Believe the Russians because they will never lie to you.

Trotsky’s ideas formed the basis of Trotskyism, a major school of Marxist thought that opposes the theories of Stalinism. He was written out of the history books under Stalin, and was one of the few Soviet political figures who was not rehabilitated by the government under Nikita Khrushchev in the 1950s. It was not until the late 1980s that his books were released for publication in the Soviet Union, which dissolved a short time later.

 

On 20 August 1940, in his study, Trotsky was attacked by Ramón Mercader who used an ice axe as a weapon.[124] The blow to his head was bungled and failed to kill Trotsky instantly, as Mercader had intended. Witnesses stated that Trotsky spat on Mercader and began struggling fiercely with him, which resulted in Mercader’s hand being broken. Hearing the commotion, Trotsky’s bodyguards burst into the room and nearly killed Mercader, but Trotsky stopped them, laboriously stating that the assassin should be made to answer questions.[125] Trotsky was taken to a hospital, operated on, and survived for more than a day, dying at the age of 60 on 21 August 1940 as a result of loss of blood and shock.[126][127] Mercader later testified at his trial:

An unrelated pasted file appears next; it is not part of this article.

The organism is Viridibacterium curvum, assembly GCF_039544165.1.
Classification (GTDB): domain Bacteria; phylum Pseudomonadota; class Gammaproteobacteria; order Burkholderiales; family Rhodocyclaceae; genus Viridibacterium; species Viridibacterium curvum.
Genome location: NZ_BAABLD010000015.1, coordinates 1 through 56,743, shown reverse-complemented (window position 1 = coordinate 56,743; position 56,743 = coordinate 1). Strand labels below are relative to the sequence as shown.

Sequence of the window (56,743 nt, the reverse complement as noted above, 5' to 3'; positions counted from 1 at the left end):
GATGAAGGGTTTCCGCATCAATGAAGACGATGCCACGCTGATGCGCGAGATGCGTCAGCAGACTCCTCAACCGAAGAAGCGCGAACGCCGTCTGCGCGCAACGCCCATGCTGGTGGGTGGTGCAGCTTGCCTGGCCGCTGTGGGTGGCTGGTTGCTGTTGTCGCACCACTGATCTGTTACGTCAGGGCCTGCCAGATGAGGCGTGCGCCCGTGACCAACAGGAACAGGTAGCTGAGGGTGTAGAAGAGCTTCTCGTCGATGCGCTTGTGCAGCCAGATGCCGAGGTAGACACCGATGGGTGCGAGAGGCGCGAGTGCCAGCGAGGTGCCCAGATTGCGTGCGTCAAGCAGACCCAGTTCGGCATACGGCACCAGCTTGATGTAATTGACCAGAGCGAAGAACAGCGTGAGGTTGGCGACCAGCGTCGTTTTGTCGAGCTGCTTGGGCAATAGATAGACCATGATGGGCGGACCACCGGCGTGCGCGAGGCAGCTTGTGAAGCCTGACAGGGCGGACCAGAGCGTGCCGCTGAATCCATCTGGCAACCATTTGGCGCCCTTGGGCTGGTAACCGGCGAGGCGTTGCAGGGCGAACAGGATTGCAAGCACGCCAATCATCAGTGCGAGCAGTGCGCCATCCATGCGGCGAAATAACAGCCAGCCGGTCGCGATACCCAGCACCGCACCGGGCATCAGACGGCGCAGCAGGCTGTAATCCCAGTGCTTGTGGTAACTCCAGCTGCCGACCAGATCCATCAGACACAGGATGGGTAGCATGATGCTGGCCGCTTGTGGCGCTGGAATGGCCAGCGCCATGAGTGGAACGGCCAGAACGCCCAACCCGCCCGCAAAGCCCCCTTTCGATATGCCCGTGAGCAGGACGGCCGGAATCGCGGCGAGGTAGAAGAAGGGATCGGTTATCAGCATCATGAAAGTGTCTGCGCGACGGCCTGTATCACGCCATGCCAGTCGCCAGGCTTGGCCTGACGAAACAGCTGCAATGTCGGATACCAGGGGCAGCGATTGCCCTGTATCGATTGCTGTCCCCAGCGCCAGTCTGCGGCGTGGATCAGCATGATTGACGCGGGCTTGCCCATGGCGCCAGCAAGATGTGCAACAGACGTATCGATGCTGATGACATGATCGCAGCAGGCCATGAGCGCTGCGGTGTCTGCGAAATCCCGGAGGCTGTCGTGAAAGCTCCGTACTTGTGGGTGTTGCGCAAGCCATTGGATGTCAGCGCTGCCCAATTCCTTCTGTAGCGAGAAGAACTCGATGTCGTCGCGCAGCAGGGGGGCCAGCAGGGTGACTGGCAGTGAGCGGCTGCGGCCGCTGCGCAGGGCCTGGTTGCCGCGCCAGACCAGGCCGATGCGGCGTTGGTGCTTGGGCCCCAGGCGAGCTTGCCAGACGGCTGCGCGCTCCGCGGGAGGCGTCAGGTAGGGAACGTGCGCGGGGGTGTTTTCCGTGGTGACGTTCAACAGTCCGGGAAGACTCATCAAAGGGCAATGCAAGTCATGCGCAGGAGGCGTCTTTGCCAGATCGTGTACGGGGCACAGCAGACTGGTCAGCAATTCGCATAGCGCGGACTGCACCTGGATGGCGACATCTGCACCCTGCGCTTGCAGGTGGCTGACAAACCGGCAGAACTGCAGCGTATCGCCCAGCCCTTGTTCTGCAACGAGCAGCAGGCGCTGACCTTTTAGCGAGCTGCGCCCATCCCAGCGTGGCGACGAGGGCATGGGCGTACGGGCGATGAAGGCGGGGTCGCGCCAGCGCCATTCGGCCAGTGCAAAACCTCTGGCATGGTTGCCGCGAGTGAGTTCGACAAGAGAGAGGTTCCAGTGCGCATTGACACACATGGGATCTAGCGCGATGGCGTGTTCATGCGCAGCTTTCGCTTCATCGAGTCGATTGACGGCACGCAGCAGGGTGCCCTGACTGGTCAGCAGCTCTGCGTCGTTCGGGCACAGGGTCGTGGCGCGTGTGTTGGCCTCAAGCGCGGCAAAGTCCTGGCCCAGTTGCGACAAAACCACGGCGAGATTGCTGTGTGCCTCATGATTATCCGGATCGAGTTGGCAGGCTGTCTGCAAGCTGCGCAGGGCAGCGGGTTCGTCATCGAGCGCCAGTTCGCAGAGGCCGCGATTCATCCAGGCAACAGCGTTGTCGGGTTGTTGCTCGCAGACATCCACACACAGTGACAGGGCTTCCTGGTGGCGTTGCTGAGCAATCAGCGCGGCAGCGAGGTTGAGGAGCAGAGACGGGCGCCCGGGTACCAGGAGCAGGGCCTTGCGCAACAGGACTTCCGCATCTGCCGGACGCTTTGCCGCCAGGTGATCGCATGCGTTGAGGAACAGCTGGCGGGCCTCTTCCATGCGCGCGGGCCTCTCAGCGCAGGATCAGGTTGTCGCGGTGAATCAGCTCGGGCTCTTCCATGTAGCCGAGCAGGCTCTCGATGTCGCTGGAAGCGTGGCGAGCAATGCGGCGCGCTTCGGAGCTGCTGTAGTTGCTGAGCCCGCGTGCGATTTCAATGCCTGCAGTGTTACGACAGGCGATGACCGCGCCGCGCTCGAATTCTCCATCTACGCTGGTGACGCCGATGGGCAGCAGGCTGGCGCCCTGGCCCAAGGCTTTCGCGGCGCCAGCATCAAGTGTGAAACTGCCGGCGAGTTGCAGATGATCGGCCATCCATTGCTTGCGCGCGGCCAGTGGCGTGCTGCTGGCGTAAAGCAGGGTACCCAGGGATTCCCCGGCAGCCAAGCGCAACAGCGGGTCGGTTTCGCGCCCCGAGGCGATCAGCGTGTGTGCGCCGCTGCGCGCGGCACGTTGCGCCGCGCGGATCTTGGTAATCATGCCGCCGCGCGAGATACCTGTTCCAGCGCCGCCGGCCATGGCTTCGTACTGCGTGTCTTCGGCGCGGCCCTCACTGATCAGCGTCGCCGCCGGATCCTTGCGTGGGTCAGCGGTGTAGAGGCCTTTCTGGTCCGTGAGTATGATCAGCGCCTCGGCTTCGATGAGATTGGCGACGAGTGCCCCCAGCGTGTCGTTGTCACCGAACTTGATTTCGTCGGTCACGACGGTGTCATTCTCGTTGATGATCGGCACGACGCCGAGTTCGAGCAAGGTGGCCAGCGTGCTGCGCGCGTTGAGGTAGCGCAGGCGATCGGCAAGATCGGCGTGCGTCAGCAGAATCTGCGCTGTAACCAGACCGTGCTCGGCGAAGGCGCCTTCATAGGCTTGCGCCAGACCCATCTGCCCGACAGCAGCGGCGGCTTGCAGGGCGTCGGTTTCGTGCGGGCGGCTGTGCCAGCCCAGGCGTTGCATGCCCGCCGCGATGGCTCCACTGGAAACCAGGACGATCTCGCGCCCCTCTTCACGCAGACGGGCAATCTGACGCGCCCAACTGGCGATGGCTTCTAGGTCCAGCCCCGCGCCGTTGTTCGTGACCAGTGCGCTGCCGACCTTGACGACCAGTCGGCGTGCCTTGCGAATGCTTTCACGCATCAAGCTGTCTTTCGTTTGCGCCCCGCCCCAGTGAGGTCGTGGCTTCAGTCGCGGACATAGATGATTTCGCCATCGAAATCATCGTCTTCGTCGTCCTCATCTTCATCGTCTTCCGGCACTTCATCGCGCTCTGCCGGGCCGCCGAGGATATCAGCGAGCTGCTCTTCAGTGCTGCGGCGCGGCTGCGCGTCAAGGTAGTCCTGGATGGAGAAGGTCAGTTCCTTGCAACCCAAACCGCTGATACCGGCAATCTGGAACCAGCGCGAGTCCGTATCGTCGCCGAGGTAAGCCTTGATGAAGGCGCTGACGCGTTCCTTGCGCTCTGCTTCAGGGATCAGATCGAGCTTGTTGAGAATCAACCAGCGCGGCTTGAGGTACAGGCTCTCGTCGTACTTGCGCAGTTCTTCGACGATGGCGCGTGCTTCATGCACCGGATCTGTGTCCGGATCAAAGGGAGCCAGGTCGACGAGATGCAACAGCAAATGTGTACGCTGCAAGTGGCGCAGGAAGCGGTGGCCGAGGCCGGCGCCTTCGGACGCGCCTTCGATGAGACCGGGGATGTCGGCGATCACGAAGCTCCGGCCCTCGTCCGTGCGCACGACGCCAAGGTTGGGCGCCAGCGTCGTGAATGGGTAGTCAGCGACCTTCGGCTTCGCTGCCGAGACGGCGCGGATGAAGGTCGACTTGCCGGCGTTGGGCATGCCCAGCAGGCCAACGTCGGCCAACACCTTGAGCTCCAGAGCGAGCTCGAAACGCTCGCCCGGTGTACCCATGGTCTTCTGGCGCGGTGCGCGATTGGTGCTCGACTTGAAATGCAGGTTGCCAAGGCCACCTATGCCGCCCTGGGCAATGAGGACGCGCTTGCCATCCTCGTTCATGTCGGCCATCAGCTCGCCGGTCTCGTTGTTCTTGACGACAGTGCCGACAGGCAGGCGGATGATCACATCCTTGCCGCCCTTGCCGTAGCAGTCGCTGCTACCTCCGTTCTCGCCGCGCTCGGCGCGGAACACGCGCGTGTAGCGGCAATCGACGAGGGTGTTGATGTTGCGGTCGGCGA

Trust the Russians.  Hell no? It is not worth our moral integrity to build a Trump Tower in Moscow.

Note he was written out of the history books.  Reminds you of 1984.  You will accept what is written on the internet as truth but in reality it is written by questionable sources.  As the movie The Thing states: Watch the skies! My point is watch your back.  Our freedoms are hanging by a thread.

 

First they came for the Socialists, and I did not speak out—
Because I was not a Socialist.

Then they came for the Trade Unionists, and I did not speak out—
Because I was not a Trade Unionist.

Then they came for the Jews, and I did not speak out—
Because I was not a Jew.

Then they came for me—and there was no one left to speak for me.

is a poem written by German Lutheran pastor Martin Niemöller (1892–1984). It is about the cowardice of German intellectuals following the Nazis‘ rise to power and subsequent purging of their chosen targets, group after group. Many variations and adaptations in the spirit of the original have been published in the English language. It deals with themes of persecution, guilt and responsibility.

 

First he insulted the Mexicans but I did not speak out—

Because I am not a Mexican.

 

Then he insulted women and I did not speak out—

Because I am not a woman.

 

Then he insulted me and no one spoke out—

Because there was no one left.

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